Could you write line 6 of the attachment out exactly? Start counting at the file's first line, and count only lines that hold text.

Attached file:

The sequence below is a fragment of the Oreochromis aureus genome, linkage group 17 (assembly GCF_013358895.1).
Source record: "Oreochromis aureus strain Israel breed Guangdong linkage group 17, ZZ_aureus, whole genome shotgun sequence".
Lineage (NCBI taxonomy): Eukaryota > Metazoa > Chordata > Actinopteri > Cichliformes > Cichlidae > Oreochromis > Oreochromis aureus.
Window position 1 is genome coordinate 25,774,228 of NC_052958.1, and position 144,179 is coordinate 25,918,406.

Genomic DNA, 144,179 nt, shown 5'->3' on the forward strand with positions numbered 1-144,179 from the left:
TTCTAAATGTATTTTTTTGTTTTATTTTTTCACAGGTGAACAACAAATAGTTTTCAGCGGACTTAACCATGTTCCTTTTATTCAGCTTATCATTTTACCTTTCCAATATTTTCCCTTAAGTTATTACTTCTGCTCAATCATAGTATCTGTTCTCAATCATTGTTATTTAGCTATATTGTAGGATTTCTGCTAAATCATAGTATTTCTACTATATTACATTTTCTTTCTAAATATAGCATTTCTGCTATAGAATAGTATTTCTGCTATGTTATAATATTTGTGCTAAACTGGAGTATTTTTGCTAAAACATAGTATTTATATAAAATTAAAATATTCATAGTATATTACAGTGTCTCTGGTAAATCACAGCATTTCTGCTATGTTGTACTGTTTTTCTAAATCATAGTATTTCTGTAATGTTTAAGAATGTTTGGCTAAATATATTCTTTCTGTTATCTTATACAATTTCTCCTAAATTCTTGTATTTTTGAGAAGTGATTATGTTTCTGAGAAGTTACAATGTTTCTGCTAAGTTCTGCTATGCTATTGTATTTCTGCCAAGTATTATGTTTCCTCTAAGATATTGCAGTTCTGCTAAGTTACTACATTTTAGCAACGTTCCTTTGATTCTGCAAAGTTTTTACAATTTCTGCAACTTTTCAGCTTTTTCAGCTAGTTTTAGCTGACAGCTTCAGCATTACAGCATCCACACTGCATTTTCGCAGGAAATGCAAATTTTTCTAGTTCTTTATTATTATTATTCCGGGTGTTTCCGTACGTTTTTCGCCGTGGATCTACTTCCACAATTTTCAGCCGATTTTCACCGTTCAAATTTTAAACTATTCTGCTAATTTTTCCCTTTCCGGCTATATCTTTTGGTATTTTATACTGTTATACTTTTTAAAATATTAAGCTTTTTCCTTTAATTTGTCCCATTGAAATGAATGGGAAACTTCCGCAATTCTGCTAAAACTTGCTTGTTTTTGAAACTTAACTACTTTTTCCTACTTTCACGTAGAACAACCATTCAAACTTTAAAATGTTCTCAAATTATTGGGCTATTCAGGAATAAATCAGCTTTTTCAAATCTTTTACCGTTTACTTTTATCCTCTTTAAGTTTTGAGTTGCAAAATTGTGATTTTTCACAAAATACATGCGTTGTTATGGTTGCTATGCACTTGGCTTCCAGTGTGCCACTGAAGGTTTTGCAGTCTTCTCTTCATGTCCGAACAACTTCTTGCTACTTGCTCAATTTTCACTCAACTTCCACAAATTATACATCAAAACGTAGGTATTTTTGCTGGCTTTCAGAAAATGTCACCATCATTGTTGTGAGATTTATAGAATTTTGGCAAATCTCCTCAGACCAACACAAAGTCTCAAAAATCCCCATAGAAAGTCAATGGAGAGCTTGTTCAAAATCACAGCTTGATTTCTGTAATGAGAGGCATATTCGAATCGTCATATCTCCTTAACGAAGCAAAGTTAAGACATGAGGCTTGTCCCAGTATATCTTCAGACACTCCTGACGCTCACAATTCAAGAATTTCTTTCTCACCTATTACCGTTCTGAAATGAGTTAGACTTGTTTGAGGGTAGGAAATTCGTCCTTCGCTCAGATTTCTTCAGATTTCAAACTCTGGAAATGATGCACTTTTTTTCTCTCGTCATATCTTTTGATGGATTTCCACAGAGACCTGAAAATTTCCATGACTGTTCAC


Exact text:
TTCTAAATGTATTTTTTTGTTTTATTTTTTCACAGGTGAACAACAAATAGTTTTCAGCGGACTTAACCATGTTCCTTTTATTCAGCTTATCATTTTACCTTTCCAATATTTTCCCTTAAGTTATTACTTCTGCTCAATCATAGTATCTGTTCTCAATCATTGTTATTTAGCTATATTGTAGGATTTCTGCTAAATCATAGTATTTCTACTATATTACATTTTCTTTCTAAATATAGCATTTCTGCTATAGAATAGTATTTCTGCTATGTTATAATATTTGTGCTAAACTGGAGTATTTTTGCTAAAACATAGTATTTATATAAAATTAAAATATTCATAGTATATTACAGTGTCTCTGGTAAATCACAGCATTTCTGCTATGTTGTACTGTTTTTCTAAATCATAGTATTTCTGTAATGTTTAAGAATGTTTGGCTAAATATATTCTTTCTGTTATCTTATACAATTTCTCCTAAATTCTTGTATTTTTGAGAAGTGATTATGTTTCTGAGAAGTTACAATGTTTCTGCTAAGTTCTGCTATGCTATTGTATTTCTGCCAAGTATTATGTTTCCTCTAAGATATTGCAGTTCTGCTAAGTTACTACATTTTAGCAACGTTCCTTTGATTCTGCAAAGTTTTTACAATTTCTGCAACTTTTCAGCTTTTTCAGCTAGTTTTAGCTGACAGCTTCAGCATTACAGCATCCACACTGCATTTTCGCAGGAAATGCAAATTTTTCTAGTTCTTTATTATTATTATTCCGGGTGTTTCCGTACGTTTTTCGCCGTGGATCTACTTCCACAATTTTCAGCCGATTTTCACCGTTCAAATTTTAAACTATTCTGCTAATTTTTCCCTTTCCGGCTATATCTTTTGGTATTTTATACTGTTATACTTTTTAAAATATTAAGCTTTTTCCTTTAATTTGTCCCATTGAAATGAATGGGAAACTTCCGCAATTCTGCTAAAACTTGCTTGTTTTTGAAACTTAACTACTTTTTCCTACTTTCACGTAGAACAACCATTCAAACTTTAAAATGTTCTCAAATTATTGGGCTATTCAGGAATAAATCAGCTTTTTCAAATCTTTTACCGTTTACTTTTATCCTCTTTAAGTTTTGAGTTGCAAAATTGTGATTTTTCACAAAATACATGCGTTGTTATGGTTGCTATGCACTTGGCTTCCAGTGTGCCACTGAAGGTTTTGCAGTCTTCTCTTCATGTCCGAACAACTTCTTGCTACTTGCTCAATTTTCACTCAACTTCCACAAATTATACATCAAAACGTAGGTATTTTTGCTGGCTTTCAGAAAATGTCACCATCATTGTTGTGAGATTTATAGAATTTTGGCAAATCTCCTCAGACCAACACAAAGTCTCAAAAATCCCCATAGAAAGTCAATGGAGAGCTTGTTCAAAATCACAGCTTGATTTCTGTAATGAGAGGCATATTCGAATCGTCATATCTCCTTAACGAAGCAAAGTTAAGACATGAGGCTTGTCCCAGTATATCTTCAGACACTCCTGACGCTCACAATTCAAGAATTTCTTTCTCACCTATTACCGTTCTGAAATGAGTTAGACTTGTTTGAGGGTAGGAAATTCGTCCTTCGCTCAGATTTCTTCAGATTTCAAACTCTGGAAATGATGCACTTTTTTTCTCTCGTCATATCTTTTGATGGATTTCCACAGAGACCTGAAAATTTCCATGACTGTTCAC